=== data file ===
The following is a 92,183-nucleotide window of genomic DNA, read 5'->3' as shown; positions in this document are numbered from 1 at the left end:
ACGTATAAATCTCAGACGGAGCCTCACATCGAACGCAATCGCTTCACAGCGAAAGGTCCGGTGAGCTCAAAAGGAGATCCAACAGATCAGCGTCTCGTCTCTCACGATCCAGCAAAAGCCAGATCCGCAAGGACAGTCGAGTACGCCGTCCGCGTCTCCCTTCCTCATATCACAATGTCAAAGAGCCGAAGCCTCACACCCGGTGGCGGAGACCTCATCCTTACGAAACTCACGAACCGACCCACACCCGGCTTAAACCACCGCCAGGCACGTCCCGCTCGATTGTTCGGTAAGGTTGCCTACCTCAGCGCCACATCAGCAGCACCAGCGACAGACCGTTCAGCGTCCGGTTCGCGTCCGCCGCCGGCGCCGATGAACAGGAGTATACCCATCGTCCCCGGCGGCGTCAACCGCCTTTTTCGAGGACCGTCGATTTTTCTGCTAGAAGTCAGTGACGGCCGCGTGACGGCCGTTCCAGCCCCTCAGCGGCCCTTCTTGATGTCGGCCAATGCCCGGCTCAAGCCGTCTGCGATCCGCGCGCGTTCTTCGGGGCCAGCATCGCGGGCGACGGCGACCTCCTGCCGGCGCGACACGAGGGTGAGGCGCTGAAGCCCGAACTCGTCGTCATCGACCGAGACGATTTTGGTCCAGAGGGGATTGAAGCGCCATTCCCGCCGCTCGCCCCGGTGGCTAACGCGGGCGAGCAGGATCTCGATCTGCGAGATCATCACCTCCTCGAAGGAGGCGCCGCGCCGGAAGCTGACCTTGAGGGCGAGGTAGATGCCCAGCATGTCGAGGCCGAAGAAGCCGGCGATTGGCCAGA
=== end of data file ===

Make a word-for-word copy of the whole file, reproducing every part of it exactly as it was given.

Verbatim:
The following is a 92,183-nucleotide window of genomic DNA, read 5'->3' as shown; positions in this document are numbered from 1 at the left end:
ACGTATAAATCTCAGACGGAGCCTCACATCGAACGCAATCGCTTCACAGCGAAAGGTCCGGTGAGCTCAAAAGGAGATCCAACAGATCAGCGTCTCGTCTCTCACGATCCAGCAAAAGCCAGATCCGCAAGGACAGTCGAGTACGCCGTCCGCGTCTCCCTTCCTCATATCACAATGTCAAAGAGCCGAAGCCTCACACCCGGTGGCGGAGACCTCATCCTTACGAAACTCACGAACCGACCCACACCCGGCTTAAACCACCGCCAGGCACGTCCCGCTCGATTGTTCGGTAAGGTTGCCTACCTCAGCGCCACATCAGCAGCACCAGCGACAGACCGTTCAGCGTCCGGTTCGCGTCCGCCGCCGGCGCCGATGAACAGGAGTATACCCATCGTCCCCGGCGGCGTCAACCGCCTTTTTCGAGGACCGTCGATTTTTCTGCTAGAAGTCAGTGACGGCCGCGTGACGGCCGTTCCAGCCCCTCAGCGGCCCTTCTTGATGTCGGCCAATGCCCGGCTCAAGCCGTCTGCGATCCGCGCGCGTTCTTCGGGGCCAGCATCGCGGGCGACGGCGACCTCCTGCCGGCGCGACACGAGGGTGAGGCGCTGAAGCCCGAACTCGTCGTCATCGACCGAGACGATTTTGGTCCAGAGGGGATTGAAGCGCCATTCCCGCCGCTCGCCCCGGTGGCTAACGCGGGCGAGCAGGATCTCGATCTGCGAGATCATCACCTCCTCGAAGGAGGCGCCGCGCCGGAAGCTGACCTTGAGGGCGAGGTAGATGCCCAGCATGTCGAGGCCGAAGAAGCCGGCGATTGGCCAGA